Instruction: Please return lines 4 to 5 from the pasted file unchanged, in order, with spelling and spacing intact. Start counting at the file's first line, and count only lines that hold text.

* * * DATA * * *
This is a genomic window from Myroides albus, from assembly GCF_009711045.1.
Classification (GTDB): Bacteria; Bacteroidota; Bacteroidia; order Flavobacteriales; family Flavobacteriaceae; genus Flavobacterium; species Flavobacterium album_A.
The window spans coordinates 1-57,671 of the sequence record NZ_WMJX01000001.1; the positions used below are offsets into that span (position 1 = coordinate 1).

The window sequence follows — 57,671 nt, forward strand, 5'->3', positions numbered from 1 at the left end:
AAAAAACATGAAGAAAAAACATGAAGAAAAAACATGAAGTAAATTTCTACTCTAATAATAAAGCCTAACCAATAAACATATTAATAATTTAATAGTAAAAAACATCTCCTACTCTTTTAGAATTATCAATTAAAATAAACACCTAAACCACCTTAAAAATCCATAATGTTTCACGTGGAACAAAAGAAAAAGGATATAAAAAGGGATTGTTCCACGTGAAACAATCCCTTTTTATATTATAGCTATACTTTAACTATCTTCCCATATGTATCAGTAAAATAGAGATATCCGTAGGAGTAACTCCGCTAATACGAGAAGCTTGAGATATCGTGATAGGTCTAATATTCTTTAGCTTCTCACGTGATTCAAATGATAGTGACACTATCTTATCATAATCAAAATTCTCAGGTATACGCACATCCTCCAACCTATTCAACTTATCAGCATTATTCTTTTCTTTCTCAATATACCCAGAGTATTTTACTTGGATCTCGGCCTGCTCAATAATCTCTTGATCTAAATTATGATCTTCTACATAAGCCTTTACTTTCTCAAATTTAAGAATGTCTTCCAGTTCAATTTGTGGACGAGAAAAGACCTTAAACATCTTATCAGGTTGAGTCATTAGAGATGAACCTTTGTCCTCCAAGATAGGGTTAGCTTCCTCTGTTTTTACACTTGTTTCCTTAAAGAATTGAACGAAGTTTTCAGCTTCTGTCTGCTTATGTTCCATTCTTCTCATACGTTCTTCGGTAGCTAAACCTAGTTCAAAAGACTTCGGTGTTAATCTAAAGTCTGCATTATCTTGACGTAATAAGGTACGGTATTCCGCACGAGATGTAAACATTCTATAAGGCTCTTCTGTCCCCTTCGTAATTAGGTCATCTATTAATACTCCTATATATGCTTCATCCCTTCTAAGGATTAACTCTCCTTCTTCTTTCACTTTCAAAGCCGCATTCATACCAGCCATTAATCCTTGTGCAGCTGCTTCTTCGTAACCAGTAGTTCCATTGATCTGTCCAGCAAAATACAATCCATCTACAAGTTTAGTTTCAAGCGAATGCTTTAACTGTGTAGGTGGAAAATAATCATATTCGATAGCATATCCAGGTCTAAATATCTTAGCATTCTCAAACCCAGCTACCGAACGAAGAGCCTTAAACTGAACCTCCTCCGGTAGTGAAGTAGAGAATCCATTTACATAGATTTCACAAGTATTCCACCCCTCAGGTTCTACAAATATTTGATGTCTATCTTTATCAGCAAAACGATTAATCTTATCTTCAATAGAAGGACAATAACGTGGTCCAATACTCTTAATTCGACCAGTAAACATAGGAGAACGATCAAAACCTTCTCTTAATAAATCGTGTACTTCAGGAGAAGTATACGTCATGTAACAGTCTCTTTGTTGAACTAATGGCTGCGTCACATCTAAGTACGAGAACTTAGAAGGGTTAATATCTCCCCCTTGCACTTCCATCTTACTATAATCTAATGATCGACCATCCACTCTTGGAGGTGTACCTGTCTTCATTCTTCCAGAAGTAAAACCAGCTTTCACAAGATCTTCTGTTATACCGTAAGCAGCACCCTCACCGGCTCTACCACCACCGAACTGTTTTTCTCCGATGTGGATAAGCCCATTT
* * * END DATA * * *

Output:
The window sequence follows — 57,671 nt, forward strand, 5'->3', positions numbered from 1 at the left end:
AAAAAACATGAAGAAAAAACATGAAGAAAAAACATGAAGTAAATTTCTACTCTAATAATAAAGCCTAACCAATAAACATATTAATAATTTAATAGTAAAAAACATCTCCTACTCTTTTAGAATTATCAATTAAAATAAACACCTAAACCACCTTAAAAATCCATAATGTTTCACGTGGAACAAAAGAAAAAGGATATAAAAAGGGATTGTTCCACGTGAAACAATCCCTTTTTATATTATAGCTATACTTTAACTATCTTCCCATATGTATCAGTAAAATAGAGATATCCGTAGGAGTAACTCCGCTAATACGAGAAGCTTGAGATATCGTGATAGGTCTAATATTCTTTAGCTTCTCACGTGATTCAAATGATAGTGACACTATCTTATCATAATCAAAATTCTCAGGTATACGCACATCCTCCAACCTATTCAACTTATCAGCATTATTCTTTTCTTTCTCAATATACCCAGAGTATTTTACTTGGATCTCGGCCTGCTCAATAATCTCTTGATCTAAATTATGATCTTCTACATAAGCCTTTACTTTCTCAAATTTAAGAATGTCTTCCAGTTCAATTTGTGGACGAGAAAAGACCTTAAACATCTTATCAGGTTGAGTCATTAGAGATGAACCTTTGTCCTCCAAGATAGGGTTAGCTTCCTCTGTTTTTACACTTGTTTCCTTAAAGAATTGAACGAAGTTTTCAGCTTCTGTCTGCTTATGTTCCATTCTTCTCATACGTTCTTCGGTAGCTAAACCTAGTTCAAAAGACTTCGGTGTTAATCTAAAGTCTGCATTATCTTGACGTAATAAGGTACGGTATTCCGCACGAGATGTAAACATTCTATAAGGCTCTTCTGTCCCCTTCGTAATTAGGTCATCTATTAATACTCCTATATATGCTTCATCCCTTCTAAGGATTAACTCTCCTTCTTCTTTCACTTTCAAAGCCGCATTCATACCAGCCATTAATCCTTGTGCAGCTGCTTCTTCGTAACCAGTAGTTCCATTGATCTGTCCAGCAAAATACAATCCATCTACAAGTTTAGTTTCAAGCGAATGCTTTAACTGTGTAGGTGGAAAATAATCATATTCGATAGCATATCCAGGTCTAAATATCTTAGCATTCTCAAACCCAGCTACCGAACGAAGAGCCTTAAACTGAACCTCCTCCGGTAGTGAAGTAGAGAATCCATTTACATAGATTTCACAAGTATTCCACCCCTCAGGTTCTACAAATATTTGATGTCTATCTTTATCAGCAAAACGATTAATCTTATCTTCAATAGAAGGACAATAACGTGGTCCAATACTCTTAATTCGACCAGTAAACATAGGAGAACGATCAAAACCTTCTCTTAATAAATCGTGTACTTCAGGAGAAGTATACGTCATGTAACAGTCTCTTTGTTGAACTAATGGCTGCGTCACATCTAAGTACGAGAACTTAGAAGGGTTAATATCTCCCCCTTGCACTTCCATCTTACTATAATCTAATGATCGACCATCCACTCTTGGAGGTGTACCTGTCTTCATTCTTCCAGAAGTAAAACCAGCTTTCACAAGATCTTCTGTTATACCGTAAGCAGCACCCTCACCGGCTCTACCACCACCGAACTGTTTTTCTCCGATGTGGATAAGCCCATTT